Letter | Published:

Biodiversity decreases disease through predictable changes in host community competence

Nature volume 494, pages 230233 (14 February 2013) | Download Citation


Accelerating rates of species extinctions and disease emergence underscore the importance of understanding how changes in biodiversity affect disease outcomes1,2,3. Over the past decade, a growing number of studies have reported negative correlations between host biodiversity and disease risk4,5,6,7,8, prompting suggestions that biodiversity conservation could promote human and wildlife health9,10. Yet the generality of the diversity–disease linkage remains conjectural11,12,13, in part because empirical evidence of a relationship between host competence (the ability to maintain and transmit infections) and the order in which communities assemble has proven elusive. Here we integrate high-resolution field data with multi-scale experiments to show that host diversity inhibits transmission of the virulent pathogen Ribeiroia ondatrae and reduces amphibian disease as a result of consistent linkages among species richness, host composition and community competence. Surveys of 345 wetlands indicated that community composition changed nonrandomly with species richness, such that highly competent hosts dominated in species-poor assemblages whereas more resistant species became progressively more common in diverse assemblages. As a result, amphibian species richness strongly moderated pathogen transmission and disease pathology among 24,215 examined hosts, with a 78.4% decline in realized transmission in richer assemblages. Laboratory and mesocosm manipulations revealed an approximately 50% decrease in pathogen transmission and host pathology across a realistic diversity gradient while controlling for host density, helping to establish mechanisms underlying the diversity–disease relationship and their consequences for host fitness. By revealing a consistent link between species richness and community competence, these findings highlight the influence of biodiversity on infection risk and emphasize the benefit of a community-based approach to understanding infectious diseases.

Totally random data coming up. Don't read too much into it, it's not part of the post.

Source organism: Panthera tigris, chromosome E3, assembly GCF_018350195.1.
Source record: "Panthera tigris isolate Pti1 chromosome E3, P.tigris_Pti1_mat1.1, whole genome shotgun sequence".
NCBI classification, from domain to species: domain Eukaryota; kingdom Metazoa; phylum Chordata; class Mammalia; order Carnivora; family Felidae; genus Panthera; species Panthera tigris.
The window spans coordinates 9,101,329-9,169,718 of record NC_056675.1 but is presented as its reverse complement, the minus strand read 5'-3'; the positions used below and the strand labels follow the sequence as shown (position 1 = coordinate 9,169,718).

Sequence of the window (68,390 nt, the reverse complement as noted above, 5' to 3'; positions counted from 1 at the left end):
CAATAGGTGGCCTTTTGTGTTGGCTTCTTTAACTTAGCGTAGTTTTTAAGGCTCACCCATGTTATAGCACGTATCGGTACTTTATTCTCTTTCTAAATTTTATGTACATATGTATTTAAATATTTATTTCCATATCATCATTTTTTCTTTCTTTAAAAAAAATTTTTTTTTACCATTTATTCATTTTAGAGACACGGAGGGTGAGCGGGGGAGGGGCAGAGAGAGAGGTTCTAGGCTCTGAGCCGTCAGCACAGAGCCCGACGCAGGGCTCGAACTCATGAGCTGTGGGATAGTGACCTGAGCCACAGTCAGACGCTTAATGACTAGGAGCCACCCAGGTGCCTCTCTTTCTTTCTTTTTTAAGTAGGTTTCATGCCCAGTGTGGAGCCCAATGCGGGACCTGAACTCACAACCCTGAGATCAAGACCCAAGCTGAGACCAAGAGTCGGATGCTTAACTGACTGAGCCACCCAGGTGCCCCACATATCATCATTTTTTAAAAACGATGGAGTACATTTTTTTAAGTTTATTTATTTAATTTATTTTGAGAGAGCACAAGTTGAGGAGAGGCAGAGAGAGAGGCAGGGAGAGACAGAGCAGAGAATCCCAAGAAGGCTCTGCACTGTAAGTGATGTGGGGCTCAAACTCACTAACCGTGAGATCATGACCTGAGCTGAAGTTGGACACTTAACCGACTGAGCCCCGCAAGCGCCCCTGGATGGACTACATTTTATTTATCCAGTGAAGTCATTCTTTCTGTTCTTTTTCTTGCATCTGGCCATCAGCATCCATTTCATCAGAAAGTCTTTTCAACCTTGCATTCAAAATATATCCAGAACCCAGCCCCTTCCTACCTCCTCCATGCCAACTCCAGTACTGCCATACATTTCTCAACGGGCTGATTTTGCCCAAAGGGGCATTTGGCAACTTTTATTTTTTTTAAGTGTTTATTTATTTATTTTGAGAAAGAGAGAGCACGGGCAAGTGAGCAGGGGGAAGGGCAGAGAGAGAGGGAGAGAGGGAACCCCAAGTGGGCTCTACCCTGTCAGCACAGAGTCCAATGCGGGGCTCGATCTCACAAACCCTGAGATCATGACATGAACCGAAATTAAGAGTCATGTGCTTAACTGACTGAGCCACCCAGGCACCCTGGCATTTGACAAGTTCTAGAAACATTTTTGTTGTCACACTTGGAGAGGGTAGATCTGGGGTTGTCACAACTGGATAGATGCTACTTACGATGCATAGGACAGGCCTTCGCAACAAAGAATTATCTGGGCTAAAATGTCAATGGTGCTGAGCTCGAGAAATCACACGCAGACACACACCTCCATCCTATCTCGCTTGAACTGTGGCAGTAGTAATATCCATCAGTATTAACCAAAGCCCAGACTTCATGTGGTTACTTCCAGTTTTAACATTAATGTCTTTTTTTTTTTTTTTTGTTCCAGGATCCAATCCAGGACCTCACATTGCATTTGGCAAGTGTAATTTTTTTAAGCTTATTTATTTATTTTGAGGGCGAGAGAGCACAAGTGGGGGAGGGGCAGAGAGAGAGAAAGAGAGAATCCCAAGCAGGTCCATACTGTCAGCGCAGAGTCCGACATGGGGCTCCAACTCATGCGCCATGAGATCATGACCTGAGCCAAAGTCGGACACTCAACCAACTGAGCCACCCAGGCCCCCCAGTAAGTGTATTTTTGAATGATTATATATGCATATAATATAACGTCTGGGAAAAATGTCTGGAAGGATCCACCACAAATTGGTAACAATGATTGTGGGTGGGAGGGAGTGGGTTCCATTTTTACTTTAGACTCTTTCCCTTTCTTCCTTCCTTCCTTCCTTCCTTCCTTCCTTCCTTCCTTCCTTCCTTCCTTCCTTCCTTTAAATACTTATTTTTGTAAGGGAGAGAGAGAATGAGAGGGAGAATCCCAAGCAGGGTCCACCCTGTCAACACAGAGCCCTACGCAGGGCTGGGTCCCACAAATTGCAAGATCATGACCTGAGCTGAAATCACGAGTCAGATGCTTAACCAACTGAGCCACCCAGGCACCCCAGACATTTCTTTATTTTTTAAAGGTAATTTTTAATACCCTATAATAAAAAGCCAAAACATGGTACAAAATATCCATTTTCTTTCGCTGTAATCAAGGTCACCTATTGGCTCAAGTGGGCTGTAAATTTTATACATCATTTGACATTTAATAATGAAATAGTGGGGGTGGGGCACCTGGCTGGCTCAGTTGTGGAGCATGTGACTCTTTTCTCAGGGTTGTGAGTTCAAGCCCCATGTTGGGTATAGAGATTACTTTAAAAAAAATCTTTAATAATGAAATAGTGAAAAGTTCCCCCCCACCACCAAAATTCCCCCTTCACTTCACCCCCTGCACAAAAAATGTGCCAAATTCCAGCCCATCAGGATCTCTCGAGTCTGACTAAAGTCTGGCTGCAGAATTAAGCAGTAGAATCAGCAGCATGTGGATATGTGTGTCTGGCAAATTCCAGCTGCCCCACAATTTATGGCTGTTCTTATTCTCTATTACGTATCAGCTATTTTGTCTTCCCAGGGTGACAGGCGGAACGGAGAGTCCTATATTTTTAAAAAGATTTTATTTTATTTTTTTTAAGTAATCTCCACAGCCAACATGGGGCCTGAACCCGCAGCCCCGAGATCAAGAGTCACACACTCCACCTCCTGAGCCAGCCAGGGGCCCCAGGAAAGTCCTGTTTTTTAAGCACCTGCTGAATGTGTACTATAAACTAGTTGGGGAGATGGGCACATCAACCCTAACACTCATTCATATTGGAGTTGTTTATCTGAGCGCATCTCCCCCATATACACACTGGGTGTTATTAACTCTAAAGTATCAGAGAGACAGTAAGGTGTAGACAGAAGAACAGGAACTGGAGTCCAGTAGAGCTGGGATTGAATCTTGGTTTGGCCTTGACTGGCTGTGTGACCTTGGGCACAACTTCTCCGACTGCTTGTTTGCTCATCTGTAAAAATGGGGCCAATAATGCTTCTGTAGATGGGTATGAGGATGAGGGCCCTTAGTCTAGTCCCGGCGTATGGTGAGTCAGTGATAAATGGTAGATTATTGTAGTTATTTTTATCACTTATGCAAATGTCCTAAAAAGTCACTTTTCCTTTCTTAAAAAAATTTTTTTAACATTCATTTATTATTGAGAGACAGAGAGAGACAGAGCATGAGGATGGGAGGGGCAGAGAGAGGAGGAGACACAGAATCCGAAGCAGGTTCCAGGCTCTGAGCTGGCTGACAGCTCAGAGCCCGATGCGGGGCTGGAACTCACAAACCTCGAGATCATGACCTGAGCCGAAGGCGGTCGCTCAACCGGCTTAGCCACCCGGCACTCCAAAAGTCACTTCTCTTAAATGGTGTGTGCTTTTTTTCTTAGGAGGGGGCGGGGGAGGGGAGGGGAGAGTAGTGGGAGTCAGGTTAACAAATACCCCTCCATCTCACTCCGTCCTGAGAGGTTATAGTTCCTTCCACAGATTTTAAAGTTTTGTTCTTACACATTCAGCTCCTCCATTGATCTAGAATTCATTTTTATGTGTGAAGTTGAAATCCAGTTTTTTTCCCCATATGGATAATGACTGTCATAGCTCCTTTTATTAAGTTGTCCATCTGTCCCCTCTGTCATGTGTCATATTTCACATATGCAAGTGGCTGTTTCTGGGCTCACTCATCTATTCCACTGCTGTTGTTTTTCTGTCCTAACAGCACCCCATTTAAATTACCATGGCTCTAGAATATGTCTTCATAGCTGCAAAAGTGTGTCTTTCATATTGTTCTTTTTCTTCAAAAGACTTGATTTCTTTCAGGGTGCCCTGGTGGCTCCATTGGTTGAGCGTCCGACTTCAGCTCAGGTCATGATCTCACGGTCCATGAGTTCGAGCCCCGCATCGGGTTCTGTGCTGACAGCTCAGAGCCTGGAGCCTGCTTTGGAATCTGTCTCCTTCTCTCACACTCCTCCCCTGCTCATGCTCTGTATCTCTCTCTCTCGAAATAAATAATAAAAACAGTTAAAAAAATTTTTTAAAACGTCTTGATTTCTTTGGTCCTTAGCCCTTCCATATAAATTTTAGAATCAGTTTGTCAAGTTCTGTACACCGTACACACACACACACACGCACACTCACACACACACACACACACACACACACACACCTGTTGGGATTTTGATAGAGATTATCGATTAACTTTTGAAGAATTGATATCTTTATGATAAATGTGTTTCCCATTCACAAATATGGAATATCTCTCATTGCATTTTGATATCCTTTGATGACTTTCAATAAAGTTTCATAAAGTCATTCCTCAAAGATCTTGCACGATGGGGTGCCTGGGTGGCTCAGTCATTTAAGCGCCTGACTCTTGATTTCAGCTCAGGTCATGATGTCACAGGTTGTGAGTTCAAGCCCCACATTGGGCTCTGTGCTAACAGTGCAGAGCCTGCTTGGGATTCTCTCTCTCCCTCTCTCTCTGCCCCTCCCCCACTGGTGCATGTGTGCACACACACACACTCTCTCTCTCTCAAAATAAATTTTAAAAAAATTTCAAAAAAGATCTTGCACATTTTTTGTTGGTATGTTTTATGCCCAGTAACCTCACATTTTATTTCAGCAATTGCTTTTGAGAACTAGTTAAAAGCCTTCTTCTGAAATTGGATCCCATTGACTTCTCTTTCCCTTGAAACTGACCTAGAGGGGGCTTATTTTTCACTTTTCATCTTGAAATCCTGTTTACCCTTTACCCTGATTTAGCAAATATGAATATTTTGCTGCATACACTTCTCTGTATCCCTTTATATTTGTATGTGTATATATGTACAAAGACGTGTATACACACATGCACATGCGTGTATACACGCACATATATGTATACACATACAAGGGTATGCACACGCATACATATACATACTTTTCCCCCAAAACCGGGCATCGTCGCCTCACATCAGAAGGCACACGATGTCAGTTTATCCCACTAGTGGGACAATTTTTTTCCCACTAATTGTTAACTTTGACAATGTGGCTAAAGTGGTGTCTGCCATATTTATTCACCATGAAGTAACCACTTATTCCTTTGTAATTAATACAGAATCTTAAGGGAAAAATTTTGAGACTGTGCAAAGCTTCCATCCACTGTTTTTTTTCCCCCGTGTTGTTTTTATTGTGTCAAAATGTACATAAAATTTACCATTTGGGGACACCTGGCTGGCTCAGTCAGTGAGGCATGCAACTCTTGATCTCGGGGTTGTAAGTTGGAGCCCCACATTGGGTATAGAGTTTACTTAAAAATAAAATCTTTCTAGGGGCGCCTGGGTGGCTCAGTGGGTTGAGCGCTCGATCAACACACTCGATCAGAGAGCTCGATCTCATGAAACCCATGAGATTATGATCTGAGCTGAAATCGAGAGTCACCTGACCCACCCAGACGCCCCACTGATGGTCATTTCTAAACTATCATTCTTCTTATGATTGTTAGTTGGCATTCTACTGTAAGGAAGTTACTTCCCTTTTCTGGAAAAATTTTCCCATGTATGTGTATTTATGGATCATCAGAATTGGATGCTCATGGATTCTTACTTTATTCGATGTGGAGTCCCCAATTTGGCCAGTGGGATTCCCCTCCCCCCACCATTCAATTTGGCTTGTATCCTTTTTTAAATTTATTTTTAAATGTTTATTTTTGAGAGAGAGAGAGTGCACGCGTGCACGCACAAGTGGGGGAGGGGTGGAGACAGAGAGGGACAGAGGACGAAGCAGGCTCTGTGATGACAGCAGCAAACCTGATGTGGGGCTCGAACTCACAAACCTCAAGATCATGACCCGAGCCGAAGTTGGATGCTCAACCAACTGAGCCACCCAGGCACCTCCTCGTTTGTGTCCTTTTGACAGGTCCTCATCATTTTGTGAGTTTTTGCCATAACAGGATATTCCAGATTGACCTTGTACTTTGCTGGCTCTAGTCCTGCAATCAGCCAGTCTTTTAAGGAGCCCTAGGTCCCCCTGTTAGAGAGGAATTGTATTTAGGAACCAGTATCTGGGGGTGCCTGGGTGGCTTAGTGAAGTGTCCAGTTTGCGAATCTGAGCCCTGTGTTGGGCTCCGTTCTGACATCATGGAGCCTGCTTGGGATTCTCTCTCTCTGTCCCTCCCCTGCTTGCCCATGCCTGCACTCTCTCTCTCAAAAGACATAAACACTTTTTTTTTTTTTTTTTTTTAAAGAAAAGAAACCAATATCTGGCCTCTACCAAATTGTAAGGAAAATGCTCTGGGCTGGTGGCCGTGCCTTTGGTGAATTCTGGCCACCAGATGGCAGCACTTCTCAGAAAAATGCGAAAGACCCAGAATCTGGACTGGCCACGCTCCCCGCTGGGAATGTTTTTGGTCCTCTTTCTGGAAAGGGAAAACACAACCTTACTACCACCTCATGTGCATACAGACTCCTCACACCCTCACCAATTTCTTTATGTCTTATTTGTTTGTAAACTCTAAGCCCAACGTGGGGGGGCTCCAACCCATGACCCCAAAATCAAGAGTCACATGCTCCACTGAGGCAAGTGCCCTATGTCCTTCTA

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We thank B. Hoye, J. Koprivnikar, K. Medley, J. Rohr and especially Y. Springer for editorial suggestions; S. Johnson for valuable statistical advice; M. Baragona, I. Buller, K. Gietzen, B. Goodman, J. Jenkins, E. Kellermanns, B. LaFonte, T. McDevitt-Galles, J. McFarland and S. Paull for assistance in collecting data; and East Bay Regional Parks, East Bay Municipal Utility District, Santa Clara County Parks, Hopland Research and Extension Center, Blue Oak Ranch Reserve, California State Parks, The Nature Conservancy, Open Space Authority and Mid-peninsula Open Space for access to properties and logistical support. This work was supported through funds from the US National Science Foundation (DEB-0841758, DEB-1149308), the National Geographic Society, and the David and Lucile Packard Foundation.

Author information


  1. Ecology and Evolutionary Biology, University of Colorado, Boulder, Colorado 80309, USA

    • Pieter T. J. Johnson
    • , Daniel L. Preston
    •  & Katherine L. D. Richgels
  2. Department of Forestry and Natural Resources, Purdue University, West Lafayette, Indiana 47907, USA

    • Jason T. Hoverman


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P.T.J.J. designed the study, D.L.P., K.L.D.R. and P.T.J.J. collected the data, P.T.J.J. and J.T.H. analysed the data, and all authors wrote the manuscript.

Competing interests

The authors declare no competing financial interests.

Corresponding author

Correspondence to Pieter T. J. Johnson.

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